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Helping Hands needed for N.K. kids

Charity founder calls for more help for ‘second wave’ of orphans in China


He was only 11 years old, but he was already fending, rather unsuccessfully, for himself.

Separated from his North Korean mother and abandoned by his Chinese father, the boy was living in a collapsing cottage without a roof or running water. Struggling to survive on scraps and garbage from the nearby village, he soon contracted food poisoning from eating the spoiled food.

The boy would not have survived if charity workers had not found him and nursed him back to health.

Though an extreme case, the plight of this “orphan” is all too familiar to aid agencies working in northeastern China, near the border with North Korea.

Helping Hands Korea is one charity working to rescue these children, whose mothers fled North Korea only to find that their new lives are also fraught with danger. 
The collapsing cottage that was home to an 11-year-old boy in China after his mother was deported to North Korea. (HHK)
The collapsing cottage that was home to an 11-year-old boy in China after his mother was deported to North Korea. (HHK)

The charity’s founder and managing director Tim Peters explained the situation at a recent talk in Seoul, telling how this “second wave” of orphans is different to those that first needed outside help following the exodus of families fleeing the North Korean famine of the 1990s.

“Those in the first wave were children who had lost one or both parents to the famine, medical problems or family breakup. Now we are faced with an almost overwhelming flood of second wave orphans,” Peters said at a British Chamber of Commerce in Korea luncheon in Seoul last Thursday.

His Christian Seoul-based charity aims to help this second wave of orphans, which is vulnerable because of the terrible situation their mothers find themselves in upon reaching China from North Korea.

“I am sad to say that around 80 percent of North Korean women leaving their county fall prey to human traffickers in China,” Peters explained.

“They come out of the Tumen river still dripping wet. As they step onto the other side they are shocked to realize money is changing hands and they are sold, not hired to work as a housemaid as they expected. They have been in effect sold as a wife or concubine or something like that.

“I am sad to say that this type of thing occurs many thousands of times simply because there is no control of it. They are completely defenseless against those who are trying to manipulate them.

“There is no recourse to the criminal justice system in China for these women. They are completely pawns in the hands of those who want to make use of them. Even people in their own society will deceive them and sell them before they leave North Korea.”

Peters showed footage of interviews with North Korean women who said they had been sold for between $720 and $1,000 in areas of China such as Yanji.

One woman said she had been sold to a mute husband who beat her with sticks.

“He couldn’t hear my screams,” she said. “He hit me until he had broken four clubs.”

Another woman said: “I wouldn’t have come here if I had known I would be sold. I tried to run away but because of my baby I came back after 33 days.”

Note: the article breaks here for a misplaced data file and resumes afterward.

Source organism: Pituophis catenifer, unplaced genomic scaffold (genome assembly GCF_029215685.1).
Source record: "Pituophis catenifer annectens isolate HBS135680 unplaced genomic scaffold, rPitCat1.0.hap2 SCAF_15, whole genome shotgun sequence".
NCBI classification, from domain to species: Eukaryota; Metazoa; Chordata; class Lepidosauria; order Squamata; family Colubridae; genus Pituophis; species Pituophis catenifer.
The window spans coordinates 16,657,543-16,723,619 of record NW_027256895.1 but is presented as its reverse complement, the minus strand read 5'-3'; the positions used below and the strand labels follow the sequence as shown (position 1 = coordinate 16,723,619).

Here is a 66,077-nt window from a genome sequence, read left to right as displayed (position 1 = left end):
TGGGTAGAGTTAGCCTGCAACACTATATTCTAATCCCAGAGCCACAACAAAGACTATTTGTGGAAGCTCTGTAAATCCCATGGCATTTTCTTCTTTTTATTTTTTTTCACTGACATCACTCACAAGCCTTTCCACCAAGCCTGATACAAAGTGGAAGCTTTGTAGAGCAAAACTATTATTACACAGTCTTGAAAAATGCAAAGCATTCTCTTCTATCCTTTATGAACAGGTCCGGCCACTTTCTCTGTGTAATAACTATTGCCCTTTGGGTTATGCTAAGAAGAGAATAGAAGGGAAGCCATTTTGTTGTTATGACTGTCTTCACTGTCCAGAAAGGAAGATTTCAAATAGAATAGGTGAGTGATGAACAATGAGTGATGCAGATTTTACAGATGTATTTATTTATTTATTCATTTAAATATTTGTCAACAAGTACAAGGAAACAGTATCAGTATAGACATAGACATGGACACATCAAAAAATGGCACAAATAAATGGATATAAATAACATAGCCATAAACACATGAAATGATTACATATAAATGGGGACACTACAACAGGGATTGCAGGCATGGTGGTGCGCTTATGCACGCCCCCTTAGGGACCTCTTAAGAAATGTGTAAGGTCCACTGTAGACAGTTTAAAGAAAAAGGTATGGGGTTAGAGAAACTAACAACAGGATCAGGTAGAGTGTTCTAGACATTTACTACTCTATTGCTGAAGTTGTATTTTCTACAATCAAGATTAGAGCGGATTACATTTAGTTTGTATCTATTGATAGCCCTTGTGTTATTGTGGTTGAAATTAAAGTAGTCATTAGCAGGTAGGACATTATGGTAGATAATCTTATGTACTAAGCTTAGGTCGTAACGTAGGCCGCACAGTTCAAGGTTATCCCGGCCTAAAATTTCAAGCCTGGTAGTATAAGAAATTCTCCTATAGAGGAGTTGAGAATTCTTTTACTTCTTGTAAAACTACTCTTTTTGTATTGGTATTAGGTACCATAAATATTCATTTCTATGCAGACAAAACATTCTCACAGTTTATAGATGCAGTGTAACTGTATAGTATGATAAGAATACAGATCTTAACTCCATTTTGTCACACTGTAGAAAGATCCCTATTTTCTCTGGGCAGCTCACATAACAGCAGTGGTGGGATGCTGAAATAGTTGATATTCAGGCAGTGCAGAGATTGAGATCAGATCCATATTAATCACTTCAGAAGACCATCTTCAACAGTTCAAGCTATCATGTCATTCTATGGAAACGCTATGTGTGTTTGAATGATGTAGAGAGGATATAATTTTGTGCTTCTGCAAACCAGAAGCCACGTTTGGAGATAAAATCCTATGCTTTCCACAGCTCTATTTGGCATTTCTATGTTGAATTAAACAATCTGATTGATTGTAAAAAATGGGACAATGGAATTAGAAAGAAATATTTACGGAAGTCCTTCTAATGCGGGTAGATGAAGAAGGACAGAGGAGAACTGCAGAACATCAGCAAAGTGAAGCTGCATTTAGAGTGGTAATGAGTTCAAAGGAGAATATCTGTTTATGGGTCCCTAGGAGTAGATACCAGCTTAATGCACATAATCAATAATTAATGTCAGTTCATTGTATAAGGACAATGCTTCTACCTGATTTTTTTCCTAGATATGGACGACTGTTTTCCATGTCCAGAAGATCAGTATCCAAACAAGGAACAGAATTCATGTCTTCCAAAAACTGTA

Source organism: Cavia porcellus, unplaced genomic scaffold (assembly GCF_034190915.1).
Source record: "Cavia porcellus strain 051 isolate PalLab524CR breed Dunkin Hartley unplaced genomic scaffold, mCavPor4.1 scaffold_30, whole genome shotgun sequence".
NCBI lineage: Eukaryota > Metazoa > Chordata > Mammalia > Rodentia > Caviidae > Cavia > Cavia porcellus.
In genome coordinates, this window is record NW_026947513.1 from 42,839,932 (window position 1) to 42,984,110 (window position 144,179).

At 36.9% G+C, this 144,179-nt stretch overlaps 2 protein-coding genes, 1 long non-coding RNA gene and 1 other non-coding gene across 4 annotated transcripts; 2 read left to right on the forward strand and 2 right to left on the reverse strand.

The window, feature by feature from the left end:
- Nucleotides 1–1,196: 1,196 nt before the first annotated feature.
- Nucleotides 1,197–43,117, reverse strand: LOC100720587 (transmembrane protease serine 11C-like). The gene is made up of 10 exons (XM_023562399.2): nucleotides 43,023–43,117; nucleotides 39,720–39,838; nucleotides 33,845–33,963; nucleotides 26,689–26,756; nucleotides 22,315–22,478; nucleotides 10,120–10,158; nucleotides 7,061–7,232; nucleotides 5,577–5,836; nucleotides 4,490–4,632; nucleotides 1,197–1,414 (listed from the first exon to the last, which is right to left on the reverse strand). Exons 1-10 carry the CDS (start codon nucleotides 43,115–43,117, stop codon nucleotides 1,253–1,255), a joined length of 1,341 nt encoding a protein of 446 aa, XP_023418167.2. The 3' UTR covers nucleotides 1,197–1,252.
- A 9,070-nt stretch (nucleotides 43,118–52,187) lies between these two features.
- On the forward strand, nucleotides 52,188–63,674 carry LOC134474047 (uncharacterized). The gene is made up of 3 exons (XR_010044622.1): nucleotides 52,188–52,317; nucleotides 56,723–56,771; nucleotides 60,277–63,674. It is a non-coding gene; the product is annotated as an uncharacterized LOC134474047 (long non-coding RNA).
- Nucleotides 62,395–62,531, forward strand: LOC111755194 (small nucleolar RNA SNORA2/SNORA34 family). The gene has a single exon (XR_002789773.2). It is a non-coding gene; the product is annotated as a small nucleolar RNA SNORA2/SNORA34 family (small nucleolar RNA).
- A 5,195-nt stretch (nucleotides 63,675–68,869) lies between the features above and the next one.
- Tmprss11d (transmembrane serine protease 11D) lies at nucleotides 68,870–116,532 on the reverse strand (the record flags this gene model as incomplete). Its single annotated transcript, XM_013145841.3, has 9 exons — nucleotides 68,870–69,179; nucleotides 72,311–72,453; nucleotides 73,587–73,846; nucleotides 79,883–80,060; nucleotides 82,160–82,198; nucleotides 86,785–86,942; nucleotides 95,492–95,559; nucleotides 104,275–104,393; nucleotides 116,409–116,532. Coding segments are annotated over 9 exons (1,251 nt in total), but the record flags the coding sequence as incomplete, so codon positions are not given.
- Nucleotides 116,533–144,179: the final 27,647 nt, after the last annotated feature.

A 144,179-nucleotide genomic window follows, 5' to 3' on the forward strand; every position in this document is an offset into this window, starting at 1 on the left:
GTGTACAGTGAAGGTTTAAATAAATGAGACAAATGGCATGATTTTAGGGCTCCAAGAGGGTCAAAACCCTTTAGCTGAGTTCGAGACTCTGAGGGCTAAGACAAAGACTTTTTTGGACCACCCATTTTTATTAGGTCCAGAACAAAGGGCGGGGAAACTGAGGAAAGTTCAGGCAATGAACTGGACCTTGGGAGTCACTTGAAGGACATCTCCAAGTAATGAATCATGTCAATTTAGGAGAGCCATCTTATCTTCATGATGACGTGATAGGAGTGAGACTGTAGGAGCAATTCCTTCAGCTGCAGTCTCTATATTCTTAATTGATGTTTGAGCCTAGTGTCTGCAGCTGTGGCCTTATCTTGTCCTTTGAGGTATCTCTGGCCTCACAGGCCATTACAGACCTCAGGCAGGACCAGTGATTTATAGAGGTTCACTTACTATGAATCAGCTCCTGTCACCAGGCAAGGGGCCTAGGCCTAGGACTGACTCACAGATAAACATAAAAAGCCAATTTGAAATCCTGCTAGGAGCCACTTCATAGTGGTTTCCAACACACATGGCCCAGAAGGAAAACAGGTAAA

Peters said the demand for North Korean wives from men in rural China was high because the country’s one child policy and a tendency for young Chinese women to migrate to the cities meant that the ratio in some areas could be one woman to every 14 men.

“The men left behind are eking out a living with fewer and fewer potential Chinese spouses. The birth father may have some kind of mental or physical handicap which makes him rather unattractive as a marriage partner, so he may try to get a North Korean wife,” Peters added. “Unfortunately the tragedy in North Korea continues to supply for the need in China.”

Women deported by Chinese police back to North Korea are forced to leave behind children they took with them from their home country or had with Chinese husbands. Some women also abandon their children when attempting escape to South Korea, fleeing their forced marriages and the threat of being sent to North Korean prison camps if caught in China.

Caring for such children left motherless often falls to ill-equipped Chinese grandparents, already living close to poverty themselves.

Peters was nominated for a Nobel peace prize by the Wall Street Journal in 2007 for such work, and has been called upon three times to provide testimony to the U.S. Congress on North Korea’s humanitarian crisis and how his NGO deals with both refugees and food aid to the North.

“In any case there are more children than the NGOs in this area can help at the moment,” Peters said, calling for more people in South Korea to raise awareness and donate to the cause.

The charity provides modest monthly stipends to North Korean women or Chinese grandparents fostering abandoned children.

“The 11-year-old boy was found living in the abandoned collapsing cottage after his mother was repatriated and his Chinese father took no further interest in him,” Peters recalled.

“His mother was dragged away and his father simply thought that he had lost a $700 investment and what was this child to me I lost my money. He abdicated any thought of parental investment.”

The child, who has not been identified for his own safety, is now being cared for along with five other kids in one of Helping Hands Korea’s four unofficial foster homes in China.

Charity Christian Solidarity estimates that there could be as many as 100,000 “orphans” needing similar care in the country.

Anyone wishing to learn more or to donate to HHK’s work to help these children can go to www.helpinghandskorea.org.

By Kirsty Taylor  (ktaylor@heraldcorp.com)
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